Run The Jewels member Killer Mike expressed his frustration with Hillary Clinton’s civil rights actions at a Bernie Sanders rally at Claflin University in South Carolina yesterday.
The US rapper hit out at the Democratic party candidate for dismissing a question from Ashley Williams, an activist for the black liberation movement, Black Lives Matter, on February 24. The moment he was referring to was during a fundraising event for Clinton in South Carolina, when Williams asked, “Are you going to apologise to black people for mass incarceration?” while holding up a banner saying “we have to bring them to heel” (a quote from Clinton).
During his speech Killer Mike referred to Sanders’ history of activism, stating: “If I could find a picture of you from 51 years ago chained to a black woman, protesting segregation, and I know that 51 years later you’re willing to fold your arms, hold your head and listen to two black girls yell and scream – rightfully so – as opposed to telling them to ‘shut up’ after you’ve read your own words… as opposed to someone who will tell you ‘later’, when it comes to your children dying in the streets, I know that the only person that I have the conscious to vote for is Bernard Sanders. I know that the only person my logical beautiful black mind will allow me to vote for is Senator Bernie Sanders.”
Watch Killer Mike’s speech below:
Last year Killer Mike also introduced Sanders in his hometown Atlanta, Georgia, when he spoke about poverty, equality and everybody’s right to healthcare.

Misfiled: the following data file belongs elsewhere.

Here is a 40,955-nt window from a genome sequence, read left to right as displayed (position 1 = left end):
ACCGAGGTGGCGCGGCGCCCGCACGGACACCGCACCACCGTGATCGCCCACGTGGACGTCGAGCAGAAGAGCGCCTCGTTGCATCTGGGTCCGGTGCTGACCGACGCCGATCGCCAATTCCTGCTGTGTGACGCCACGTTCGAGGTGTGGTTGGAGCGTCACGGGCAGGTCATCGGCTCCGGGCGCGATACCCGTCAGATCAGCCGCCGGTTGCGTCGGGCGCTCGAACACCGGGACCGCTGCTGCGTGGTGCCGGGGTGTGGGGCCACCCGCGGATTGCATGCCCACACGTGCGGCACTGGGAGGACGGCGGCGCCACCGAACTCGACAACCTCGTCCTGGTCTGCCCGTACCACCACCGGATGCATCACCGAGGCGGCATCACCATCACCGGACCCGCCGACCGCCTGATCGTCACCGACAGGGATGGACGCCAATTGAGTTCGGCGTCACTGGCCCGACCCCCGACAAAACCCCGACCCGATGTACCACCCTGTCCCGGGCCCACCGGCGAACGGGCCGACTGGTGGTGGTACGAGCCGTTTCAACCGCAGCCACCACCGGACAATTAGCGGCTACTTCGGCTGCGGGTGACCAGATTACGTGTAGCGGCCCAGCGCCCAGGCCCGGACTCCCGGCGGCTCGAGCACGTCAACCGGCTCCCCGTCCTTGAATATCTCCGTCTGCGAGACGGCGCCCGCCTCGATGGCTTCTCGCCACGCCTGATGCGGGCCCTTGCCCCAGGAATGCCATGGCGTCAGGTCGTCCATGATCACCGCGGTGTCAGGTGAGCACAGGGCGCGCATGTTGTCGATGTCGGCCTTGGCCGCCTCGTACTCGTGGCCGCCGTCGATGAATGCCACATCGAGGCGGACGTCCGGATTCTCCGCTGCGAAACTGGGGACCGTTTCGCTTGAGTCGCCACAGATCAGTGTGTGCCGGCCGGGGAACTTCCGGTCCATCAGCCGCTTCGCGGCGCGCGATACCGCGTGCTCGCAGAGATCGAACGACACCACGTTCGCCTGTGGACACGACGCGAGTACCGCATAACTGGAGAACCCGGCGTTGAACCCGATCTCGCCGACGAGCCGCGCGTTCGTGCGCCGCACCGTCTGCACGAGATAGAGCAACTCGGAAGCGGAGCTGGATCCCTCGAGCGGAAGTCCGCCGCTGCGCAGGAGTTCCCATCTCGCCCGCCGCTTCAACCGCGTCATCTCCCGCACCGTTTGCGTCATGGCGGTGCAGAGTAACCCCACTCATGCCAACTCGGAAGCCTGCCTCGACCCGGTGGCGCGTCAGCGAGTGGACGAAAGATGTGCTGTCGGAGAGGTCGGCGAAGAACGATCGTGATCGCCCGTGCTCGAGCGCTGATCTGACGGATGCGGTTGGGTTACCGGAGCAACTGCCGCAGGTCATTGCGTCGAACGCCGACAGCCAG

“Make sure that wherever you go you take the names, the ideas, the philosophy and the ideology of Bernie Sanders there,” he preached.
You can watch Killer Mike’s full introductory speech from Atlanta here:
Last week Killer Mike co-wrote an opinion piece urging the Supreme Court to overturn a case which ruled against a high school student who wrote a rap song accusing two of his coaches of sexual misconduct.
Taylor Bell, who was a Missisippi high school student, was disciplined by his school in 2011, after he filmed a rap video containing offensive content about two of his teachers, basing the song on accusations of groping that girls at the school had made against two teachers.
He was suspended on the grounds that he had ‘threatened, harassed, and intimidated” school employees,” a decision that was upheld by the Fifth Circuit Court of Appeals.
Now Mike, who was recently among a group of rappers who submitted written evidence towards the Supreme Court appeal, has scribed a column for CNN with University Of Richmond associate professor Erik Nielson calling for the case to be re-ruled.
Killer Mike wrote: “He [Bell] is following a long line of platinum-selling rappers – including Ice Cube, Eminem, Nas and Jay Z – who have built careers and made millions doing the same thing.
“Throughout those careers, none of their fans ever believed that Ice Cube would kill former Los Angeles Police Chief Daryl Gates, that Eminem would kill his wife, Kim, or that Nas and Jay Z would kill each other – all claims the rappers made in their songs.
“Likewise, we don’t assume that Quentin Tarantino, Stephen King or Johnny Cash carry out the (sometimes extreme) violence depicted in their art — because we acknowledge it as art.
“But as we have noted before, rap is often denied that respect, particularly in the criminal justice system, where amateur rappers, almost always young men of colour who lack the name recognition (and bank accounts) of their professional counterparts, are routinely prosecuted for their music, either because people believe that rap should be read literally or because they just don’t like it.”